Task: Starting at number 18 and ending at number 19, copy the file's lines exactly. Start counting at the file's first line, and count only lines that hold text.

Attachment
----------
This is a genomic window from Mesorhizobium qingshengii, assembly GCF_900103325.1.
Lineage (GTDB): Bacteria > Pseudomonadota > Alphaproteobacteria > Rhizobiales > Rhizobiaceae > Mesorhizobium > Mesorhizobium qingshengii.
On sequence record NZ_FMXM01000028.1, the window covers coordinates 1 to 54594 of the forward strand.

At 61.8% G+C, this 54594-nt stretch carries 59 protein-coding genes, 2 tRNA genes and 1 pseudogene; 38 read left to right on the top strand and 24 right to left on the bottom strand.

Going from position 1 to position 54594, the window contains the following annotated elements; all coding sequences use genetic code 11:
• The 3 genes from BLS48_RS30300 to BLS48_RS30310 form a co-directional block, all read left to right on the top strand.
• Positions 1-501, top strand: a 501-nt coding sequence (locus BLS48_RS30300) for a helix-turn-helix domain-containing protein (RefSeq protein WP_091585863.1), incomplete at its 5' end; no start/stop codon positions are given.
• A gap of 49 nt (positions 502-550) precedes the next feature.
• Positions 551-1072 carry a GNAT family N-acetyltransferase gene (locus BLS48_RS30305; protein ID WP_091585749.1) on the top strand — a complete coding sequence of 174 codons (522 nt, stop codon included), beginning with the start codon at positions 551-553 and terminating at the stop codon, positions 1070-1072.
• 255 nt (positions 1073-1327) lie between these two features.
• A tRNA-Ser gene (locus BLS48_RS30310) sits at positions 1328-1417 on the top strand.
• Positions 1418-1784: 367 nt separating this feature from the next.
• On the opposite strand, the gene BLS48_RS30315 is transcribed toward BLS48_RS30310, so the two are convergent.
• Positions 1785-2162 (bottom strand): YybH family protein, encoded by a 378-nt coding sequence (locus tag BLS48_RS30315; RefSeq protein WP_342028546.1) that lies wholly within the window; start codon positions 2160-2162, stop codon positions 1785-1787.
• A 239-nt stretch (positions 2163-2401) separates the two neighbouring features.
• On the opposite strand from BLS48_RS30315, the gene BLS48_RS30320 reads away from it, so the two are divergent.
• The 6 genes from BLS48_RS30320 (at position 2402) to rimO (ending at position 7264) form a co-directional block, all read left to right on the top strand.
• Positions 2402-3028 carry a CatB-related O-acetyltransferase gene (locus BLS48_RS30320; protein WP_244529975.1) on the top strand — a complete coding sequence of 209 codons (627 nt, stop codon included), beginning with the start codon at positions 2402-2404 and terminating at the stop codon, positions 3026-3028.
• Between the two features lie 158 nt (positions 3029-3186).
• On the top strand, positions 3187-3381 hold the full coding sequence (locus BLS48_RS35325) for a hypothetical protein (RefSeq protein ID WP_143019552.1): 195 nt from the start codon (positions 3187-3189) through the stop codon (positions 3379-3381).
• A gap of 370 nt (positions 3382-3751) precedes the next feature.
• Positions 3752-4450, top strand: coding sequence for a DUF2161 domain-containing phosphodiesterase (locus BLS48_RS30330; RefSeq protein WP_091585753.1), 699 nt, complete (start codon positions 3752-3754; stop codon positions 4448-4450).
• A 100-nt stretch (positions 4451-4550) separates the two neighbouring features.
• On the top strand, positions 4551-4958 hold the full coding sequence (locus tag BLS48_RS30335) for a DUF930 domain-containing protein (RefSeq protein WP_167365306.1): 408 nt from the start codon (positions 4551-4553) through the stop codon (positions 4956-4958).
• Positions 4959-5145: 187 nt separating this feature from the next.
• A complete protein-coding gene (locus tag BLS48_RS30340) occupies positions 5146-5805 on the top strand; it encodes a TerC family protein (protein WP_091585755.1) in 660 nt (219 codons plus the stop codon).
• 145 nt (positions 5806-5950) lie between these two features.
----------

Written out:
• Positions 2402-3028 carry a CatB-related O-acetyltransferase gene (locus BLS48_RS30320; protein WP_244529975.1) on the top strand — a complete coding sequence of 209 codons (627 nt, stop codon included), beginning with the start codon at positions 2402-2404 and terminating at the stop codon, positions 3026-3028.
• Between the two features lie 158 nt (positions 3029-3186).